Liverpool has been great really, it's sprawling and decently old and its on the coast.  In earlier times a very bustling sea port both for the slave trade and all sorts of other imports and exports.  The accent here is insane to the ear that has never heard it, "scouse," and it is a very distinct English dialect if you will.  I won't even try to attempt to imitate it either in writing or speaking but its worth a look up.  It can be very difficult for those who haven't heard it to understand, even to native English speakers.  Liverpudlians therefore are also called "scousers."  If I walk down the street I am surrounded by many different subtleties and variations of what I used to just call an "English Accent."  Another wonderful thing I discovered is that much of Europe traditionally has Christmas Markets.  These are usually in the city center and are festive and happy and fun.  There are booths and tiny assembled storefronts strung with Christmas lights (think much the vibe of a fair), people playing all sorts of instruments in the street, stalls loaded with heaping chunks of fudge, vats of beer, hot dogs and ice cream, "make your own" personalized stockings, wooden carvings and knickknacks, and all sorts of things you could possibly imagine - sweaters and oranges.....and white Christmas patterns strung across cobbled walking streets.   Many of the girls do their shopping with huge curlers in their hair - later they will be out steaming winter with perfect tiny dresses, red lipstick, legs for miles, like a ship of alien bridesmaid models descended on the city center - these girls dress it up - no Xtra Tuffs and leg warmers on a Saturday night in this city. .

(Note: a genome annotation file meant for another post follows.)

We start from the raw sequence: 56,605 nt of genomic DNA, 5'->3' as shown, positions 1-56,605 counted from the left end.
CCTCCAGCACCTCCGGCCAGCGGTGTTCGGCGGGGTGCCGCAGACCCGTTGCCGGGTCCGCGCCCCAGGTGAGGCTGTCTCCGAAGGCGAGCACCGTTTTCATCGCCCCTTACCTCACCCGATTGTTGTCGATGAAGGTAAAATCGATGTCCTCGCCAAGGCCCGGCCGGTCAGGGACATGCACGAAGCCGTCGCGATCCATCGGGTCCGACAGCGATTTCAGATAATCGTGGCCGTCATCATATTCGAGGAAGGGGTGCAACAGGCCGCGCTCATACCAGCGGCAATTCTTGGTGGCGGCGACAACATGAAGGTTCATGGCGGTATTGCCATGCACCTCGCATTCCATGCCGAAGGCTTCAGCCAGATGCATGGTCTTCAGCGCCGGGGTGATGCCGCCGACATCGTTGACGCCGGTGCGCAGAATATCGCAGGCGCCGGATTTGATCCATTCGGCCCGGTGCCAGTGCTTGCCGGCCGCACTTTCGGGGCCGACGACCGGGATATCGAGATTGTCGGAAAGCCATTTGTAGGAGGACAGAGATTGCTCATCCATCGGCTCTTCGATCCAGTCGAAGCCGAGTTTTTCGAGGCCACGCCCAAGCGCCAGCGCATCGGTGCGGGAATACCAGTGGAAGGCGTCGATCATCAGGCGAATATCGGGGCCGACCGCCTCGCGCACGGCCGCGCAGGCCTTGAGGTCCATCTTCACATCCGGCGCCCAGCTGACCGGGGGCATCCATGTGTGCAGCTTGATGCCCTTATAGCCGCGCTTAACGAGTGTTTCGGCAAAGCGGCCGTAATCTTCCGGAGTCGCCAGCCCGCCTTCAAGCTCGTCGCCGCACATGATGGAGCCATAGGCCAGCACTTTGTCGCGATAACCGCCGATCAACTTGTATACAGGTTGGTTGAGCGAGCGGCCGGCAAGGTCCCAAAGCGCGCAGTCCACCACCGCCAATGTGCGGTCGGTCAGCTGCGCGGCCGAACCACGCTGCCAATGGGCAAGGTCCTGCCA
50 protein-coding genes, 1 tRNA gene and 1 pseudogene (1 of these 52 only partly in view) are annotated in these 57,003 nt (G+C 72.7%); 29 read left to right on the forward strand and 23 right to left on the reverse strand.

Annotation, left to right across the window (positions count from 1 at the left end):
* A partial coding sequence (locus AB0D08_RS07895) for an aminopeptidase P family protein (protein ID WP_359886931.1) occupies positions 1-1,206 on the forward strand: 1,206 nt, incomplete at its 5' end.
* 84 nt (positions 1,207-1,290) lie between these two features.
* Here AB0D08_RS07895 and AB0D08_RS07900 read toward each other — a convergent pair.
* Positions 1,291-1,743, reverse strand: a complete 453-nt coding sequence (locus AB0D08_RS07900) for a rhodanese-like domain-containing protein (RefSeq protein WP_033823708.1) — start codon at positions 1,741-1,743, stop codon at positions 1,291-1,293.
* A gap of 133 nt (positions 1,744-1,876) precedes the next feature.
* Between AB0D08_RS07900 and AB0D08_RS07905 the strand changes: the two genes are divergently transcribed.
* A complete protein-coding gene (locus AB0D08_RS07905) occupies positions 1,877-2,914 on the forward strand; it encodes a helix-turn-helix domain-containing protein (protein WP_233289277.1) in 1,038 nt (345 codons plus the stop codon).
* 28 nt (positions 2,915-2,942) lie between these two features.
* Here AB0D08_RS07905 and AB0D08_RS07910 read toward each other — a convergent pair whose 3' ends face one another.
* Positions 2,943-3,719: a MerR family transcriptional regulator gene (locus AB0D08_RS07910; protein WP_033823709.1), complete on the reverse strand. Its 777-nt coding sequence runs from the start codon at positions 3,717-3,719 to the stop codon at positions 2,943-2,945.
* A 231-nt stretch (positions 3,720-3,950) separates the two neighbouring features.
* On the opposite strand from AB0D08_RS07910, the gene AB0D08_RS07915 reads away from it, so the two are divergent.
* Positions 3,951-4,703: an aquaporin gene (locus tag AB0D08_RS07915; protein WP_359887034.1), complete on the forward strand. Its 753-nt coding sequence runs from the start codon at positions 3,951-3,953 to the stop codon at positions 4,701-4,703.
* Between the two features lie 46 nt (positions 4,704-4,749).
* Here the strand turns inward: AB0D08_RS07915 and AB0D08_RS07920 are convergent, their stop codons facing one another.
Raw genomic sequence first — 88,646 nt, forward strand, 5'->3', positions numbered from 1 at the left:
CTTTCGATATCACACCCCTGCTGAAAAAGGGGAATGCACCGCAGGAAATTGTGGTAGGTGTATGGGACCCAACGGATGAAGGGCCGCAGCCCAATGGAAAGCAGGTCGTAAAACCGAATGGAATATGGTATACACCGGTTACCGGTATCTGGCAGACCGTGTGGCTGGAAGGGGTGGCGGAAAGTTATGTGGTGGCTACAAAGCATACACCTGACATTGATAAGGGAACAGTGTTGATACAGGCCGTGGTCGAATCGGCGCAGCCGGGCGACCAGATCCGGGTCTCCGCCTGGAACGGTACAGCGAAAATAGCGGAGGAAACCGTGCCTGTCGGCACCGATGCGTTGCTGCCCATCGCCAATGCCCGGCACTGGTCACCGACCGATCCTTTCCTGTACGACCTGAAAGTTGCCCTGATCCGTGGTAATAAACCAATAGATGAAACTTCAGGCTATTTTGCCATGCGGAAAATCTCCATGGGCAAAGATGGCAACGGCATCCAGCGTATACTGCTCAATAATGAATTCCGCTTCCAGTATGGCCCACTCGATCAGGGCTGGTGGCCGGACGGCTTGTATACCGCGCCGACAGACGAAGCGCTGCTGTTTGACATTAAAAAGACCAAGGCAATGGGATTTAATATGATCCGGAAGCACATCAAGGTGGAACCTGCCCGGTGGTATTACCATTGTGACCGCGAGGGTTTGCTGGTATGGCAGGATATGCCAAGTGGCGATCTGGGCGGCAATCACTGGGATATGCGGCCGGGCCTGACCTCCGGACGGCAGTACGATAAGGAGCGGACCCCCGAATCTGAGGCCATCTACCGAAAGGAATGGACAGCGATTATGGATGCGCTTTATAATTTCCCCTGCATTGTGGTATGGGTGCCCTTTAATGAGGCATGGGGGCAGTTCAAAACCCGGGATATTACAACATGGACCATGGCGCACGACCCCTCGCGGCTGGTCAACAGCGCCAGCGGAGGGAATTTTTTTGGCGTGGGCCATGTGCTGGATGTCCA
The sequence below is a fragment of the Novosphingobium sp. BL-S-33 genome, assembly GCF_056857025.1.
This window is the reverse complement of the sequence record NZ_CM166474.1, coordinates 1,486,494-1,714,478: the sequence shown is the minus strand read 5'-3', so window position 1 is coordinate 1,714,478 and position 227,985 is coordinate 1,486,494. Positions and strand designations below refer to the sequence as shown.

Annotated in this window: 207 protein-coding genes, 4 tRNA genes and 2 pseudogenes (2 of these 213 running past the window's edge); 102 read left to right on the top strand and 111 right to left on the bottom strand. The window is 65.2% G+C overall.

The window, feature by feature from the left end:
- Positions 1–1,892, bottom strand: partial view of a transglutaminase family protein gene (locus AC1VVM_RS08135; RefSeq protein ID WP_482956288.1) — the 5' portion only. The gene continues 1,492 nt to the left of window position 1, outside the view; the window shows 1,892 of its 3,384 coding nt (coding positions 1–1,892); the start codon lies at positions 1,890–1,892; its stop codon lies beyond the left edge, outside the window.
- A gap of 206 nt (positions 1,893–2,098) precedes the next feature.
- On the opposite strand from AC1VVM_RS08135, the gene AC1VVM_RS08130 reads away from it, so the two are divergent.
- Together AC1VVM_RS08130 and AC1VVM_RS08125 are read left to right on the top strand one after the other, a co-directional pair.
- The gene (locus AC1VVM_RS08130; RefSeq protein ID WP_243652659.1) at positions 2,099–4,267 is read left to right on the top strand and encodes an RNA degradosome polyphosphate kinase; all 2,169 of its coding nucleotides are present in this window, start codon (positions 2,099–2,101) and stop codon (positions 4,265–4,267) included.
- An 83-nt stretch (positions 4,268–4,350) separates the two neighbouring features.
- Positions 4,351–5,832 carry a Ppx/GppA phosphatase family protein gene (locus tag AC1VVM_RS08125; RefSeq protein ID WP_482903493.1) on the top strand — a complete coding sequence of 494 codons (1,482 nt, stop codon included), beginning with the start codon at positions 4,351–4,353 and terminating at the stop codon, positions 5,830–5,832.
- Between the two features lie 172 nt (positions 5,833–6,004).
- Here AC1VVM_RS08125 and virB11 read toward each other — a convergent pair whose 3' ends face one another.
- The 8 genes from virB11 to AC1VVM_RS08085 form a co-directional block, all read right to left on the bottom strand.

There are travelers here from France, Germany, Japan, Poland, Spain, Czechoslovakia, other parts of the UK, and many different places.  And the embarrassing thing is - every one of these blokes and wanderers speak English.  Quite good English.  It's sick how ignorant that makes me feel as I stammer about in my French and wonder what my American accent sounds like to foreign ears.  And the view most seem to have of America and particularly Alaska is embodied in one woman.  Sarah Palin.  Alaska?  US?  absurd right wing politics, the games played and wars waged on Capitol Hill and....Sarah Palin. 

I have been horribly sick, I think I had both the flu and bronchitis and its just today after a miserable 3 day sludge through congested hell and city streets I finally feel like a semi normal person.  I missed class yesterday on purpose and slept almost 17 hours straight.  So this with assist from dozens of cough drops, cold medicine, Kleenex, hot tea, a shower that sometimes works, and some Penicillin (that my roommate has conveniently been carrying across the world for 6 un-expired months!), I a have beaten the beast with many heads and am getting better slowly.  Now at least I can refocus on topics such as refugee health, emergency obstetric care, anemia, cholera, and the increasing burden of non communicable diseases in developing countries.....